Research dollars, new programs, top recruits. All measures of success, but not what matters most to the outgoing dean.
Your track record at Brown is one of exceptional success. What are you most proud of?
I’m proud of all the things we’ve accomplished. When I got here, the Medical School was sort of at a crossroads. We had to decide what kind of school of medicine we wanted to be. I felt very strongly that it needed to be an academically rigorous place that asks and answers questions and improves knowledge and improves care. So I’m really very excited about all the things that we’ve done to increase the level of academics, the level of research, the level of student participation in research at the undergraduate Program in Biology, the Medical School, and at the Graduate School. This is a different school than it was in 2013.
What did you enjoy the most?
I enjoyed anything that improved the experience for even a single student. I’ll give you an example: the idea that we would not have an MD/PhD program. That we would have students come to Brown through the PLME, where they’re locked into going to Medical School, but they don’t have the ability to be in an MD/ PhD program if they want to be and are qualified to be was just wrong. Anything that we could do to improve the experience, whether it’s forming the MD/PhD program with support from The Warren Alpert Foundation or improving the grants and the quality of the grants that we have so that people could have better research experiences. Anything we can do that improves the opportunities for the students to have world-class experiences on the scientific side, on the clinical side, on the community outreach side—all of those things are very exciting. One of the most interesting questions I was asked when I first got here—and maybe it was even you who asked me—was, what do you want to accomplish? What it came down to, I realized, is that each student had to find their passion. But once you go there, once you say each student has to find their passion, you then very quickly go to, then we have to be world class in all these different areas.
Is there something that you haven’t quite finished or you wish was further along?
There’s still a lot to do. We still have a lot to do in community outreach. We just got another grant from The Warren Alpert Foundation to start community clinics. I would love to be able to watch that and see where it goes. There is still a tremendous amount to do with this place if the right vision is carried out. This could be a top-10, top-20 medical school in the United States.
What would your advice be to the new dean?
I would hope that the new dean will carry on the policy of striving for excellence in all areas. I would hope that the new dean would understand the need to be excellent so that the students can have the kind of experiences that they want to have. On the flip side, the new dean has to follow his or her vision and his or her passion and may take us in new and exciting directions.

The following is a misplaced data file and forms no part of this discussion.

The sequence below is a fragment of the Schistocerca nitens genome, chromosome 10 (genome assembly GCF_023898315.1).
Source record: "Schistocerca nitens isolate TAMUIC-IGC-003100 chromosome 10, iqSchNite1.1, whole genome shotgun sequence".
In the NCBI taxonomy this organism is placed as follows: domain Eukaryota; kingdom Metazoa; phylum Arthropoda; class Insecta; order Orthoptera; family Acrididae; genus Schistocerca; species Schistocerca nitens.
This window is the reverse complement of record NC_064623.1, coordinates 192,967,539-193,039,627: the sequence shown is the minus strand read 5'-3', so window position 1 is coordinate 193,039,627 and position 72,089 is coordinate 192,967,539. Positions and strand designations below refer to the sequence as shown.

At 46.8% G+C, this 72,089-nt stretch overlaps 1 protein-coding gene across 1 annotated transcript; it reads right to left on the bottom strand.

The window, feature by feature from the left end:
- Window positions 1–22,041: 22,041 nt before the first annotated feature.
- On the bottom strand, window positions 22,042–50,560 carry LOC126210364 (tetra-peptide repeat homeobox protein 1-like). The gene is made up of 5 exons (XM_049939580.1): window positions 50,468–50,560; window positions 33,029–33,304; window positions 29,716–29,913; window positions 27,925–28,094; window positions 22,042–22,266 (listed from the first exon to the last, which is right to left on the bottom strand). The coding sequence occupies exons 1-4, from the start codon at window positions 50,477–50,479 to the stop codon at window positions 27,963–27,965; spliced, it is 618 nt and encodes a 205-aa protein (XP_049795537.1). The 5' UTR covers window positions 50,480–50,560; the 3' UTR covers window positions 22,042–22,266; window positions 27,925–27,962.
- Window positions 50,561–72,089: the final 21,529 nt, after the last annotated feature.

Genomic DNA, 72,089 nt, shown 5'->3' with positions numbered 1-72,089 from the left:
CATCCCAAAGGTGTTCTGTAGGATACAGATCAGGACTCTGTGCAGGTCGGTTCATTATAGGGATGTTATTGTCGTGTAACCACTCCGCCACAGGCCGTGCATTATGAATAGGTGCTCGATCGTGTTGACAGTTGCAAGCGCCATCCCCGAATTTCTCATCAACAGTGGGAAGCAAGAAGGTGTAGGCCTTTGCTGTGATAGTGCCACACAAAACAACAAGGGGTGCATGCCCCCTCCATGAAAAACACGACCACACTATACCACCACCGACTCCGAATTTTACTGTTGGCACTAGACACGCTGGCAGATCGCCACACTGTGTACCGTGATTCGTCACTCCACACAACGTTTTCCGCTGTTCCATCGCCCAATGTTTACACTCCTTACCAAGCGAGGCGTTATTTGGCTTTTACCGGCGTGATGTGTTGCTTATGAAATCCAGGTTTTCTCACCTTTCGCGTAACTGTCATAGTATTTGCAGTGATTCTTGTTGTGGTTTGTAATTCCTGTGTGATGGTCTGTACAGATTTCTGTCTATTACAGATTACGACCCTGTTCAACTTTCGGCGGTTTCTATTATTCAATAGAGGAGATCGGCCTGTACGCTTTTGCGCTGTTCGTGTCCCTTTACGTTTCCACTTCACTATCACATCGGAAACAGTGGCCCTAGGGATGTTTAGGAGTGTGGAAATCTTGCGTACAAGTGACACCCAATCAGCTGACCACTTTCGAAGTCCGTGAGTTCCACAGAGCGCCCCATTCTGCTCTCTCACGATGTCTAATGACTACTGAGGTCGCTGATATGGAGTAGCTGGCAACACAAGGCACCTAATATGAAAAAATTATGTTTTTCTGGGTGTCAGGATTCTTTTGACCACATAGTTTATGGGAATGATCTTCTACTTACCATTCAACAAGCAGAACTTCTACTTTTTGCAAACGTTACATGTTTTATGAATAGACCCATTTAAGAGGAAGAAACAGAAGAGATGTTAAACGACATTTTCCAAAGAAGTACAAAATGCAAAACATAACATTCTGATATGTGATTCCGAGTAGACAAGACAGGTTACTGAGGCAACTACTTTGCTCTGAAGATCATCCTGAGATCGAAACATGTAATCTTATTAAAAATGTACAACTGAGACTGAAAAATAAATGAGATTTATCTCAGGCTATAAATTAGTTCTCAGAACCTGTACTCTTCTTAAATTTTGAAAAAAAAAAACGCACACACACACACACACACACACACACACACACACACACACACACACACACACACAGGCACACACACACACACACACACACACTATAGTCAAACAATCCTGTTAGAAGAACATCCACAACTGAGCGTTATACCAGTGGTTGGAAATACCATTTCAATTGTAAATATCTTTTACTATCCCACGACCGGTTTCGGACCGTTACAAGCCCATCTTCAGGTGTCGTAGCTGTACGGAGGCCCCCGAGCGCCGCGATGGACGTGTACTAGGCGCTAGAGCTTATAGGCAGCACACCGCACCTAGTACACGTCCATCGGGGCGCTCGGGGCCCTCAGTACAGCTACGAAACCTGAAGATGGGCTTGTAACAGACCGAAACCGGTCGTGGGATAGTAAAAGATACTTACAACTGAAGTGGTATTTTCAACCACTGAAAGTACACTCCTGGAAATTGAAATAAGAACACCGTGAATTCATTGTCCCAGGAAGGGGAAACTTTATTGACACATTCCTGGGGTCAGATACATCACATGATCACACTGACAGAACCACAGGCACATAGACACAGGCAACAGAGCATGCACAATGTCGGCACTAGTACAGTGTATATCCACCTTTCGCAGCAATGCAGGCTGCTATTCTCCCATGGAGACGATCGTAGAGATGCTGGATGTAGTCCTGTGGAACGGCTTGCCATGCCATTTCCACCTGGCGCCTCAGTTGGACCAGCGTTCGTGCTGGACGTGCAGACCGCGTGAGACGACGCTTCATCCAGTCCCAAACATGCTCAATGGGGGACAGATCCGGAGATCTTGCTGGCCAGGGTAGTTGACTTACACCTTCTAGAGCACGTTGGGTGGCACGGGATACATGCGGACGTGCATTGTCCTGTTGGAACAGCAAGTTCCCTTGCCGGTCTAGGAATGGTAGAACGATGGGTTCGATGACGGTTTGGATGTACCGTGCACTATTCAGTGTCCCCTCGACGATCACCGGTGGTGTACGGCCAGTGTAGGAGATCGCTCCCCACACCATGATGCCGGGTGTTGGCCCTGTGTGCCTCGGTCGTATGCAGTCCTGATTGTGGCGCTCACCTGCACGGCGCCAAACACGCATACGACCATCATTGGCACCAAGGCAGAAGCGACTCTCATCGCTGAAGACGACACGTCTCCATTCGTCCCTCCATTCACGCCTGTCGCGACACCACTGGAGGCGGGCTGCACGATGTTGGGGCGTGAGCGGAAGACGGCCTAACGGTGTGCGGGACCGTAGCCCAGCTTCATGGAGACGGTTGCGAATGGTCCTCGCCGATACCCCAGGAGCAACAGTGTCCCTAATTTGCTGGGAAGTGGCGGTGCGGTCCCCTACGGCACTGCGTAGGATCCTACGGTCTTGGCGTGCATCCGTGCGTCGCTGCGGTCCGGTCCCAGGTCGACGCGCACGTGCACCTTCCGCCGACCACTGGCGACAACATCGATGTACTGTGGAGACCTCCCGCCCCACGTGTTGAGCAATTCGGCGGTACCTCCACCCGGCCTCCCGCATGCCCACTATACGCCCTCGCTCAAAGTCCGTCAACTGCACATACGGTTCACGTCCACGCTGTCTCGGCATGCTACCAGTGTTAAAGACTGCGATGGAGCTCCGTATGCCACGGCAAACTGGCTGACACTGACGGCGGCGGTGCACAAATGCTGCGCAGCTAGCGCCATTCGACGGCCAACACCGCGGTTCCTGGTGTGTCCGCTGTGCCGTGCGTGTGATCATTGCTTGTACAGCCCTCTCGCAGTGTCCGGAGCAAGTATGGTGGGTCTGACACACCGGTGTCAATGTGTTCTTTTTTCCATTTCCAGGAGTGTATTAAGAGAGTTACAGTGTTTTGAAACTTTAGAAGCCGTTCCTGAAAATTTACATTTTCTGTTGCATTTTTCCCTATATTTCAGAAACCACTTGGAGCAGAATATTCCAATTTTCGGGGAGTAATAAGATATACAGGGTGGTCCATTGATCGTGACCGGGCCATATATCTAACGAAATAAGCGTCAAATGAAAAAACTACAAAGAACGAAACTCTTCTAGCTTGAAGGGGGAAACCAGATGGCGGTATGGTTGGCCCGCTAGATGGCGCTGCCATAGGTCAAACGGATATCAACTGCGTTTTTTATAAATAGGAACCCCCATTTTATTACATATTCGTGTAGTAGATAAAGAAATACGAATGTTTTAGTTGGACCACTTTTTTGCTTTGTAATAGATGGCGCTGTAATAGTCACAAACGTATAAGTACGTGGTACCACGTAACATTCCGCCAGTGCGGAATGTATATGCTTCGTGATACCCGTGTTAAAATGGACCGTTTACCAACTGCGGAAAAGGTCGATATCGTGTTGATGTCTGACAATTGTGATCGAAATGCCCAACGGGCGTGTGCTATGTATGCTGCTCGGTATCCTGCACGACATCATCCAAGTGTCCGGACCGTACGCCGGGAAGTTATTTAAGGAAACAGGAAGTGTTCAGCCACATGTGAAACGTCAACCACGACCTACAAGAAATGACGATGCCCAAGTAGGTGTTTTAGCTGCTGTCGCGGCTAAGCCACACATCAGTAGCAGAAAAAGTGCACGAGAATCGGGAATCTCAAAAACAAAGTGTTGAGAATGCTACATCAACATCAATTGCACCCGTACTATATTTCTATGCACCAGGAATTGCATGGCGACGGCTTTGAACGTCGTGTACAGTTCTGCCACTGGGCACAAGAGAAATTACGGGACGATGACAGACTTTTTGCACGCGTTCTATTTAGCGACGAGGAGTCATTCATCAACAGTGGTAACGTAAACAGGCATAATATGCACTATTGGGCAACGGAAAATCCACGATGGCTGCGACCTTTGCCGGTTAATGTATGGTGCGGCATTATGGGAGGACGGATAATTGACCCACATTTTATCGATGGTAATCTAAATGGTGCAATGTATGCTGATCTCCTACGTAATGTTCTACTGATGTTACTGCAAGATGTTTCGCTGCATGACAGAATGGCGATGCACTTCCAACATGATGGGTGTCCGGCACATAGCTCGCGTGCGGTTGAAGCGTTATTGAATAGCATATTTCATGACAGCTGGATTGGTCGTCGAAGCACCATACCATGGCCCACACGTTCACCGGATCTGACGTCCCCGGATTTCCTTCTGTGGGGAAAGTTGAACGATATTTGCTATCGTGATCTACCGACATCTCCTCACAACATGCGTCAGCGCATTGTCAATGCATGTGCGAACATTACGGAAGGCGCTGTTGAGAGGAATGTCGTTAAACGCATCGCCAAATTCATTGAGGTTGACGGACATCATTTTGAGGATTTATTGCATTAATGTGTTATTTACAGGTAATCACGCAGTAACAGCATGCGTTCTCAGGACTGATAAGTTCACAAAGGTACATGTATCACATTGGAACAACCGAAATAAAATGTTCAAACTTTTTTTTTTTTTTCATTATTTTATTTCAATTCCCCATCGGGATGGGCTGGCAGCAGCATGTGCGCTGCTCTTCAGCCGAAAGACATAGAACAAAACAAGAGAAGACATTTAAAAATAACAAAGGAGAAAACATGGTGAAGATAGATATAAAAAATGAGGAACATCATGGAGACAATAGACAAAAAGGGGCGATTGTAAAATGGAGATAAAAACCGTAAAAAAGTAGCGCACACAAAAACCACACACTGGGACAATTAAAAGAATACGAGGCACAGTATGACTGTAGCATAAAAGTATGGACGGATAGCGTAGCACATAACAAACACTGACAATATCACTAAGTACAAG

What are you looking forward to in your roles after you leave the deanship, in the senior health adviser role or in your own research?
In the senior health adviser area I want to help Brown, Lifespan, and Care New England come together in an integrated way. It’s a very important undertaking, and if that doesn’t happen for whatever the reason, the ability of Brown to get to that next level is going to be diminished. It would be a shame. If that does happen, it will also have an impact on Rhode Island and Providence. I’ve always said that I look forward to being able to look out the window from the dean’s office and see a whole mess of biotech startups in the region. I will have to be invited to the dean’s office in the future, but we have the opportunity to have the Jewelry District in Providence be part of the biotech revolution that’s happening in Boston and Cambridge. That would be just wonderful for the city, for the state, for everybody. But it will require the force of Lifespan, Care New England, and Brown all moving in the same direction.
What about your own research on pulmonary disease?
Our research is going very well despite the fact that I have very little time for it. I’ve worked with some of the people that are in my lab now for 25 years. We’ve made tremendous progress in therapeutics and cancer and in therapeutics and pulmonary fibrosis. We also have a new collaboration with researchers at Weill Cornell. We formed two companies this past year and we have a company now going through an initial public offering. It’s taken us about a year and a half to get it to this point. So I’m planning to do whatever helps Brown and whatever helps the Medical School, to work in my research lab, and to work hard on these new companies, which could have tremendous implications in terms of new therapeutics for lung cancer and glioblastoma multiforme, and a new vaccine for malaria. We have a third asset from a lab at Stanford that treats inflammation in the body. Most of the time when you hear about someone making a new company, it’s usually a drug and one target and one disease or a drug and related drugs against one disease and similar diseases. We did our company differently. We have different kinds of assets and we are getting investments in an earlier stage, moving them along, letting them go out as new companies, and then taking in new assets at the other side. So we’re changing the paradigm for how one takes something from academics and moves it into the entrepreneurial space and if we’re successful, it’s going to change all of biotech.
Do you have anything non-work-related that you’re looking forward to doing?
I’m looking forward to being able to go hiking when I want. My wife, Sandy, and I like to go to Maine to Acadia National Park. We have our favorite trails and our favorite spots and I’m looking forward to having a little more time to do the things that we enjoy.